Claims by housing groups such as Shelter and Generation Rent that England faces an evictions ‘tsunami’ at the end of this month are significantly wide of the mark, research by a leading industry accreditation scheme has revealed.
Safeagent’s survey of 106 letting agents found that most dismissed fears of widespread evictions as a result of the pandemic; 36% of firms said they didn’t believe any tenants would be evicted after the ban ends, while a further 57% said it would be less than 10%.
The majority said this wasn’t down to arrears built up during the pandemic, but planned proceedings or non-payment of rent before March.
In terms of arrears, 74% of agents said that the proportion of their tenants who haven’t been able to pay their rent over the past three months was less than 10%, while one in ten said it was between 10-20% of tenants, and 8% said none of their tenants were in arrears.
For those who are in arrears, most tenants were behind by one or two months (42% and 44% respectively) while only 5% of firms said tenants had arrears of more than three months.
Safeagent chief executive Isobel Thomson says the results show that the rhetoric emanating from lobbying groups around arrears and the likely number of tenants to be evicted because of their inability to pay rent, doesn’t give the full picture.
“We know times are hard, but we also know how much good work is being done by agents and landlords to maintain tenancies,” she says.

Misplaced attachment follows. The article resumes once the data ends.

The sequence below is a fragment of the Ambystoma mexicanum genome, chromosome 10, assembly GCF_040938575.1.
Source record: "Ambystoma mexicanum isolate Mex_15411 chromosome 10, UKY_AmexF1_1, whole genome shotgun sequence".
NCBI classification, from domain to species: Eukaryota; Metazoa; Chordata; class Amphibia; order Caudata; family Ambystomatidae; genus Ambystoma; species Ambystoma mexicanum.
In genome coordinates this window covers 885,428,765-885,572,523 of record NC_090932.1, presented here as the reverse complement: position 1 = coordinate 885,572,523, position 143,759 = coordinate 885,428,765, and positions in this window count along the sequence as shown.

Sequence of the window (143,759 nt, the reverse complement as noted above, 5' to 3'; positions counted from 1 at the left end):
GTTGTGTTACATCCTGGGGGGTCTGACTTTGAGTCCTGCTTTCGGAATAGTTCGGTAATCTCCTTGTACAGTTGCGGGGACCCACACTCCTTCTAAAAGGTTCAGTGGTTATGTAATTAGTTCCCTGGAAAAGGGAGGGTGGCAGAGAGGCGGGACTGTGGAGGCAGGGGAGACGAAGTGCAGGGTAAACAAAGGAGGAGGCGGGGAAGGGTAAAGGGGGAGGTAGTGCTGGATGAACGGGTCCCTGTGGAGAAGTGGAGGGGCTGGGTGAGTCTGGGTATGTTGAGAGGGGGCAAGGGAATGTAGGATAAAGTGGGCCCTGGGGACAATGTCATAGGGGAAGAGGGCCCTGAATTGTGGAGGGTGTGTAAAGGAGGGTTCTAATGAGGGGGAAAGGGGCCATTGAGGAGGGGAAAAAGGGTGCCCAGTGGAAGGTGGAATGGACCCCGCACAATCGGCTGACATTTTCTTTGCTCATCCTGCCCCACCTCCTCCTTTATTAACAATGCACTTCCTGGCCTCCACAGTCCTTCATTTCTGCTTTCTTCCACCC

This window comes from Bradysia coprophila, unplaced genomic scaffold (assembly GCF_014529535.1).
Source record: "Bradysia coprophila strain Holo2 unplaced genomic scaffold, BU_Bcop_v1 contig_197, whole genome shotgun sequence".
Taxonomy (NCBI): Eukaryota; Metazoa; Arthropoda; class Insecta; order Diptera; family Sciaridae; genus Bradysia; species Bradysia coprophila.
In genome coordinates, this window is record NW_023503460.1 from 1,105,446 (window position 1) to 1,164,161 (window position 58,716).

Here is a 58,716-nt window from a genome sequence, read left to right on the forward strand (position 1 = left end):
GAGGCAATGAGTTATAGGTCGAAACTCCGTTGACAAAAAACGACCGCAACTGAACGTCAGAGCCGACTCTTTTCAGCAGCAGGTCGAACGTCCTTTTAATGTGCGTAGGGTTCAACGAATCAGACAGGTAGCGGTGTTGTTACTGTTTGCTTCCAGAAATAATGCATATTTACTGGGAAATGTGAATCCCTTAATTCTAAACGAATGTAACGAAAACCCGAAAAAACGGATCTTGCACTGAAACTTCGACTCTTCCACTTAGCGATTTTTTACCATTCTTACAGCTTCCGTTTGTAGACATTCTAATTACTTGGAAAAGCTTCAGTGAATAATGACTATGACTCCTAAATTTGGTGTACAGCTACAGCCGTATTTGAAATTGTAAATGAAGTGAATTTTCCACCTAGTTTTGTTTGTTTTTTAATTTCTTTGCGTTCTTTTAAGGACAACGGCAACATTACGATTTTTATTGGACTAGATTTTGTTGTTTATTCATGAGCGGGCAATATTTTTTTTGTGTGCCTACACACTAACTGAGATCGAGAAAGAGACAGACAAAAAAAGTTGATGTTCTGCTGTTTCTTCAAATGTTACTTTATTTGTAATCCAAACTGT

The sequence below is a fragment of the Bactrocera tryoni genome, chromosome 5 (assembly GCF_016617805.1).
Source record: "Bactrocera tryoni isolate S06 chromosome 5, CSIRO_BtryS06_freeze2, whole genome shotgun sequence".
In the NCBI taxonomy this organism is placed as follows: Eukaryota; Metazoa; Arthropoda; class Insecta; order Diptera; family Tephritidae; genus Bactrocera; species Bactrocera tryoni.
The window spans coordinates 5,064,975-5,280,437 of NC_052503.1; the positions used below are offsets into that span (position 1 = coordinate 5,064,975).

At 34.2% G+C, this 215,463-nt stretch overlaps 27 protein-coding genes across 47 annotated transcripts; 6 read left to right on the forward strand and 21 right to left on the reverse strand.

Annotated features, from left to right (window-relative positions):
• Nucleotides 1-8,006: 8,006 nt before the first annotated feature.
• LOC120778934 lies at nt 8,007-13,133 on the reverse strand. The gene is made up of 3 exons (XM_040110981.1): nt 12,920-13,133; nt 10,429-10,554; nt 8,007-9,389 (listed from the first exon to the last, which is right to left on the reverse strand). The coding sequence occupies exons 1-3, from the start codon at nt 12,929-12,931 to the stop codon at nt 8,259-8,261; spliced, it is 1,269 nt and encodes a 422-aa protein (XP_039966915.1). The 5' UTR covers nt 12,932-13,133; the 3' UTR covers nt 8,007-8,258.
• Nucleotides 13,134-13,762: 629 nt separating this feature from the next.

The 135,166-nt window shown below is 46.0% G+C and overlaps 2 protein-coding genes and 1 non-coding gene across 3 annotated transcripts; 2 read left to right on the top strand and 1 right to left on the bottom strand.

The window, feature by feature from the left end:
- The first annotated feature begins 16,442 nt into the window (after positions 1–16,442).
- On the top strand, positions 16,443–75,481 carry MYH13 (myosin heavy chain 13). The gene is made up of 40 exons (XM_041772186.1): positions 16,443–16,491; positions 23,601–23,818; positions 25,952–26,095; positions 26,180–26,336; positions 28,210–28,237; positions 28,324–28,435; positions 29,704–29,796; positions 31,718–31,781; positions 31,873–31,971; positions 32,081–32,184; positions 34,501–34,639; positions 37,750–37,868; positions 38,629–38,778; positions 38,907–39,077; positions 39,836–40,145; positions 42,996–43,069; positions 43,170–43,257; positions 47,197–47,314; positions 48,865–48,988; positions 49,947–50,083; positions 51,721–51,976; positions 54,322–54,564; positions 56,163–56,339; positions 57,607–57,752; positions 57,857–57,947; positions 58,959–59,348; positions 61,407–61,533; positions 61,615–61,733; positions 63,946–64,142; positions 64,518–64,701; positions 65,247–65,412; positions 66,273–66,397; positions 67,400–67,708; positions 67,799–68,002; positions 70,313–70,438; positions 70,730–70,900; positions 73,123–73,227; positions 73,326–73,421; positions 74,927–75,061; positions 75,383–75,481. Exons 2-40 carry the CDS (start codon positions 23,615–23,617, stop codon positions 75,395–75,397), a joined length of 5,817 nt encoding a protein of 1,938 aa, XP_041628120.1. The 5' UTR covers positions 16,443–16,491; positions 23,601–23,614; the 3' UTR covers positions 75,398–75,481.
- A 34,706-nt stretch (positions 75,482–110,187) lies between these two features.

“Agents are not seeing high numbers of tenants in arrears and they are reporting landlords being sympathetic and willing to work with their tenants to find solutions.”
Safeagent’s comments and research follow a recent exchange between housing minister Christopher Pincher and Labour shadow housing secretary Thangam Debbonaire, during which Pincher said: “I do not see this tsunami that the hon. Lady seems to suggest.
“I am sure she will not mind me saying so, but when I spoke to Baroness Kennedy yesterday, she also said that she did not believe that a tsunami of evictions was at all likely. We need to be very careful with the language we use, and to not spread fear among potentially vulnerable people — tenants as well as landlords — where fear should not exist.”